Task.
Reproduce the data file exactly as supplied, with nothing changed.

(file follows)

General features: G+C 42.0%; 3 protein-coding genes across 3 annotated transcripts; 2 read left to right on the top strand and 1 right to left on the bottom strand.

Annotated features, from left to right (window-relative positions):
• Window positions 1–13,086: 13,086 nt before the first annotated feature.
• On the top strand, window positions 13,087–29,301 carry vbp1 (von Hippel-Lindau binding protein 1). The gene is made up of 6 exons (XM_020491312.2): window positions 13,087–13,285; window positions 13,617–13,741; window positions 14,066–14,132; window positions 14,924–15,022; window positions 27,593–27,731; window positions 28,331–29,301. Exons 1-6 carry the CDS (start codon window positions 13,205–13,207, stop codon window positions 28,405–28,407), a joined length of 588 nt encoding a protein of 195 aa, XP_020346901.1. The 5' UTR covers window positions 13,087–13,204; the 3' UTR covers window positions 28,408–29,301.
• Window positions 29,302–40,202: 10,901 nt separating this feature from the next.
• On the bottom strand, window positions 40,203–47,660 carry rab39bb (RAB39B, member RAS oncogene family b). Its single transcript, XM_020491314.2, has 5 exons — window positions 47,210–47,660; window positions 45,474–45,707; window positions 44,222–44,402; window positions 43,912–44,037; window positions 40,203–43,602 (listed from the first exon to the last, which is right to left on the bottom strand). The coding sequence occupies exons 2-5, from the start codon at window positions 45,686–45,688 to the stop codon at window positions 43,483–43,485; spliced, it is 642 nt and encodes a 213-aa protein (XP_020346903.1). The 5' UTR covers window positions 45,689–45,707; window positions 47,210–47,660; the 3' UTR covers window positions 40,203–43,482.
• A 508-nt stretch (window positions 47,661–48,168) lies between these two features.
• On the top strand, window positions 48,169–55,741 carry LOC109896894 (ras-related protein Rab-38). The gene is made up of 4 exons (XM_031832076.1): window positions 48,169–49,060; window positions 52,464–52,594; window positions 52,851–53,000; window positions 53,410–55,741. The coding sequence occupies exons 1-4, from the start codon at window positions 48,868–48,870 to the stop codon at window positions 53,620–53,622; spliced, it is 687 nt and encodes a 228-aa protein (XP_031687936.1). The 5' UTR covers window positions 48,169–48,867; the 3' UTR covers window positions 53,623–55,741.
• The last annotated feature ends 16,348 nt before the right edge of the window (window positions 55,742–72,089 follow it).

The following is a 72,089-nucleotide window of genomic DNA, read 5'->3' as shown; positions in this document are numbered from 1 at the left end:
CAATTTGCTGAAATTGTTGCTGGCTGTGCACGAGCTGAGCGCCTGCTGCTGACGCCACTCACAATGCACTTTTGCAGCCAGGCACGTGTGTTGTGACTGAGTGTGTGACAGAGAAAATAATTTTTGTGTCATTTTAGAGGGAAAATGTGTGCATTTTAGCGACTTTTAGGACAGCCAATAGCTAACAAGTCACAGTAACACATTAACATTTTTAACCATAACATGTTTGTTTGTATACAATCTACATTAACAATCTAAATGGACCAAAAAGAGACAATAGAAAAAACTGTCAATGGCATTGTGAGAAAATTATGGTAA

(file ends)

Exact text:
General features: G+C 42.0%; 3 protein-coding genes across 3 annotated transcripts; 2 read left to right on the top strand and 1 right to left on the bottom strand.

Annotated features, from left to right (window-relative positions):
• Window positions 1–13,086: 13,086 nt before the first annotated feature.
• On the top strand, window positions 13,087–29,301 carry vbp1 (von Hippel-Lindau binding protein 1). The gene is made up of 6 exons (XM_020491312.2): window positions 13,087–13,285; window positions 13,617–13,741; window positions 14,066–14,132; window positions 14,924–15,022; window positions 27,593–27,731; window positions 28,331–29,301. Exons 1-6 carry the CDS (start codon window positions 13,205–13,207, stop codon window positions 28,405–28,407), a joined length of 588 nt encoding a protein of 195 aa, XP_020346901.1. The 5' UTR covers window positions 13,087–13,204; the 3' UTR covers window positions 28,408–29,301.
• Window positions 29,302–40,202: 10,901 nt separating this feature from the next.
• On the bottom strand, window positions 40,203–47,660 carry rab39bb (RAB39B, member RAS oncogene family b). Its single transcript, XM_020491314.2, has 5 exons — window positions 47,210–47,660; window positions 45,474–45,707; window positions 44,222–44,402; window positions 43,912–44,037; window positions 40,203–43,602 (listed from the first exon to the last, which is right to left on the bottom strand). The coding sequence occupies exons 2-5, from the start codon at window positions 45,686–45,688 to the stop codon at window positions 43,483–43,485; spliced, it is 642 nt and encodes a 213-aa protein (XP_020346903.1). The 5' UTR covers window positions 45,689–45,707; window positions 47,210–47,660; the 3' UTR covers window positions 40,203–43,482.
• A 508-nt stretch (window positions 47,661–48,168) lies between these two features.
• On the top strand, window positions 48,169–55,741 carry LOC109896894 (ras-related protein Rab-38). The gene is made up of 4 exons (XM_031832076.1): window positions 48,169–49,060; window positions 52,464–52,594; window positions 52,851–53,000; window positions 53,410–55,741. The coding sequence occupies exons 1-4, from the start codon at window positions 48,868–48,870 to the stop codon at window positions 53,620–53,622; spliced, it is 687 nt and encodes a 228-aa protein (XP_031687936.1). The 5' UTR covers window positions 48,169–48,867; the 3' UTR covers window positions 53,623–55,741.
• The last annotated feature ends 16,348 nt before the right edge of the window (window positions 55,742–72,089 follow it).

The following is a 72,089-nucleotide window of genomic DNA, read 5'->3' as shown; positions in this document are numbered from 1 at the left end:
CAATTTGCTGAAATTGTTGCTGGCTGTGCACGAGCTGAGCGCCTGCTGCTGACGCCACTCACAATGCACTTTTGCAGCCAGGCACGTGTGTTGTGACTGAGTGTGTGACAGAGAAAATAATTTTTGTGTCATTTTAGAGGGAAAATGTGTGCATTTTAGCGACTTTTAGGACAGCCAATAGCTAACAAGTCACAGTAACACATTAACATTTTTAACCATAACATGTTTGTTTGTATACAATCTACATTAACAATCTAAATGGACCAAAAAGAGACAATAGAAAAAACTGTCAATGGCATTGTGAGAAAATTATGGTAA